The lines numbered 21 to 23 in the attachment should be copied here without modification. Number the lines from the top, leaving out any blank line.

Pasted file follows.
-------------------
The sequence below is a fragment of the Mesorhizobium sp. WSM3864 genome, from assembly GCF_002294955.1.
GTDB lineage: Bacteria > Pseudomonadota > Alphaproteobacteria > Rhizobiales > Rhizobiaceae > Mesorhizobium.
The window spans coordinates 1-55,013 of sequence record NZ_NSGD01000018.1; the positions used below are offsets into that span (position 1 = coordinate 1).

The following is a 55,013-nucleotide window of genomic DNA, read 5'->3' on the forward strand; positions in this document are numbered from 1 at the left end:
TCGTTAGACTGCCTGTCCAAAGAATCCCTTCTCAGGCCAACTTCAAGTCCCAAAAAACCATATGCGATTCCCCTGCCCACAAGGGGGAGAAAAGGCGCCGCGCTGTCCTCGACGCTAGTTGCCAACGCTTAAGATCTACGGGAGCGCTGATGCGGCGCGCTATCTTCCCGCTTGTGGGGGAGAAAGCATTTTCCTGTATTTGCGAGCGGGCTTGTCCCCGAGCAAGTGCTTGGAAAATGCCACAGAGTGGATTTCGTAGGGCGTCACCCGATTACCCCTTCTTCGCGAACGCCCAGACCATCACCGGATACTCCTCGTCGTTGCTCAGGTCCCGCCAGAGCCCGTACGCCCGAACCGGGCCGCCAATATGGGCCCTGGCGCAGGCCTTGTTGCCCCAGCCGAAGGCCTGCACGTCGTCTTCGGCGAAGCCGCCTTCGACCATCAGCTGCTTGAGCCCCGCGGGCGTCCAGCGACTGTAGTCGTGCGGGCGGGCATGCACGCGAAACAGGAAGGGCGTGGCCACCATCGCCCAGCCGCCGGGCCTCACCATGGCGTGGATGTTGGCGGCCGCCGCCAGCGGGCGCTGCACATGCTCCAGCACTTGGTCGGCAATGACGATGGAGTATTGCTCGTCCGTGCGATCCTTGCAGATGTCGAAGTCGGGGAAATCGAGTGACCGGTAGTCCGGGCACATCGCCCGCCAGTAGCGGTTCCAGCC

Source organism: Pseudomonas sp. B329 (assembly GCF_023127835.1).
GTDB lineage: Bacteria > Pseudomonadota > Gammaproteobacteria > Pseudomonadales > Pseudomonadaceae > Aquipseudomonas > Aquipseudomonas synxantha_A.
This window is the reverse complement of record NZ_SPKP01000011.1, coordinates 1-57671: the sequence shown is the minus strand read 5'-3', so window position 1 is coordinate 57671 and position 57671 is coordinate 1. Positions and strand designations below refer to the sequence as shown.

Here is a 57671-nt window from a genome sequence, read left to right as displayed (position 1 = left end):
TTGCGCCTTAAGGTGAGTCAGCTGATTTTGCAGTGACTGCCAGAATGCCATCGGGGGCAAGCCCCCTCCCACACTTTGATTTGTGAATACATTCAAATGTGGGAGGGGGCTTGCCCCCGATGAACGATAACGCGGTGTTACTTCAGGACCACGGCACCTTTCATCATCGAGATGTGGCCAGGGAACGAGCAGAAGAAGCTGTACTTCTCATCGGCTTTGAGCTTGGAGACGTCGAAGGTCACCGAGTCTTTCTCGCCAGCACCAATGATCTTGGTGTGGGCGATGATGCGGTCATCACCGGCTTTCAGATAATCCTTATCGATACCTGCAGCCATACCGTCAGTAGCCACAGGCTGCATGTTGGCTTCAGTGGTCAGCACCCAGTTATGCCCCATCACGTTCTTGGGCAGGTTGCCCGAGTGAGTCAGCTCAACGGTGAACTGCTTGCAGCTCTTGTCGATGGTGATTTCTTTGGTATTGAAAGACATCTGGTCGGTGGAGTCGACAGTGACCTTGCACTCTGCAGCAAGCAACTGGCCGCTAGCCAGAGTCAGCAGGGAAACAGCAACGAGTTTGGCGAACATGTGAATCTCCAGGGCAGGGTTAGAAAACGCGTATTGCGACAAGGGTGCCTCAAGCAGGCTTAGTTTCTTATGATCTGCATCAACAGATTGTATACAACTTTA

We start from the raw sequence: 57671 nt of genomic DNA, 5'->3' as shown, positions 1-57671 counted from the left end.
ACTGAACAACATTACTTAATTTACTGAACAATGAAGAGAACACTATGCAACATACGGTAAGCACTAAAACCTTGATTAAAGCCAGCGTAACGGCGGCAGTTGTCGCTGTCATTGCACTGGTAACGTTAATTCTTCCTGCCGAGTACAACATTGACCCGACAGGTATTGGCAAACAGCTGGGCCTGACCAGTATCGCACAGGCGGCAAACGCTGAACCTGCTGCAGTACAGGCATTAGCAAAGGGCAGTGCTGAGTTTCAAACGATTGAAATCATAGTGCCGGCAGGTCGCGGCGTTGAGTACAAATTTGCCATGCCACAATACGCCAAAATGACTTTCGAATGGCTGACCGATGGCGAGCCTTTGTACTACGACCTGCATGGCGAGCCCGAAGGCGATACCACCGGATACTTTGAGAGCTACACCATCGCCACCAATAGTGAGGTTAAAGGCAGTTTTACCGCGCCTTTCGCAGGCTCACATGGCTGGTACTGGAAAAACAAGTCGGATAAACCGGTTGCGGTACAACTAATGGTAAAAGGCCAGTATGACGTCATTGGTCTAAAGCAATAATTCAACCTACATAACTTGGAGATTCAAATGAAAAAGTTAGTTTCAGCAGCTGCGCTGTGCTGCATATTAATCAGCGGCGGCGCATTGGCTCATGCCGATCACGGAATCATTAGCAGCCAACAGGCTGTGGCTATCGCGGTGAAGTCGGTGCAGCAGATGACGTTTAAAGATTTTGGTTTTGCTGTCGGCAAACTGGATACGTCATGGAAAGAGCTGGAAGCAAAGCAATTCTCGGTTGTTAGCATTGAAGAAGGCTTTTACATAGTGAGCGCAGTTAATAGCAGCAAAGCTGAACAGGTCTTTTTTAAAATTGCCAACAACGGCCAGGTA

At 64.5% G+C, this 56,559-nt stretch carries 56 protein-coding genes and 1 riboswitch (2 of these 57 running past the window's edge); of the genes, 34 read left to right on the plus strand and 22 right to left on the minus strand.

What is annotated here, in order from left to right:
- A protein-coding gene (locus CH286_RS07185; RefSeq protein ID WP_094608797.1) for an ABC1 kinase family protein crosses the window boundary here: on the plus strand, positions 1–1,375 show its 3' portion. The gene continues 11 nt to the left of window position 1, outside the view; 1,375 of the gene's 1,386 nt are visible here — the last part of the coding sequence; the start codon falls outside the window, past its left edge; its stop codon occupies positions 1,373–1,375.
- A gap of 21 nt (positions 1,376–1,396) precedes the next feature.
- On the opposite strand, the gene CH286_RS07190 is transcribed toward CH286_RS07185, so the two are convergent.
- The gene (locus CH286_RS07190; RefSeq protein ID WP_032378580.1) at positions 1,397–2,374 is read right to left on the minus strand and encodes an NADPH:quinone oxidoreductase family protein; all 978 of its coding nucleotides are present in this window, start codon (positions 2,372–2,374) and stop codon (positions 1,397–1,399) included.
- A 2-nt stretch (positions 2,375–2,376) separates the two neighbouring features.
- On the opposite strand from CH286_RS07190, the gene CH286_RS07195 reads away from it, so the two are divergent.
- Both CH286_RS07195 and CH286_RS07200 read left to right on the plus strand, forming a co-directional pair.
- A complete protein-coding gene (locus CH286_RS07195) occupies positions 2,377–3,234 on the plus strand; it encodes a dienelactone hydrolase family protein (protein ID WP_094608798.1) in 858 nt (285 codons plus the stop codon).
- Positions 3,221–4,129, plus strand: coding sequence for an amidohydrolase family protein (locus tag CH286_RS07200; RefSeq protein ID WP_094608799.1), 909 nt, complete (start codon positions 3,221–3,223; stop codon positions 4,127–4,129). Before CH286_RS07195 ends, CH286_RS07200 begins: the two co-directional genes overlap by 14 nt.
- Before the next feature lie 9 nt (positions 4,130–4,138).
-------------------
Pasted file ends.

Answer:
- Both CH286_RS07195 and CH286_RS07200 read left to right on the plus strand, forming a co-directional pair.
- A complete protein-coding gene (locus CH286_RS07195) occupies positions 2,377–3,234 on the plus strand; it encodes a dienelactone hydrolase family protein (protein ID WP_094608798.1) in 858 nt (285 codons plus the stop codon).
- Positions 3,221–4,129, plus strand: coding sequence for an amidohydrolase family protein (locus tag CH286_RS07200; RefSeq protein ID WP_094608799.1), 909 nt, complete (start codon positions 3,221–3,223; stop codon positions 4,127–4,129). Before CH286_RS07195 ends, CH286_RS07200 begins: the two co-directional genes overlap by 14 nt.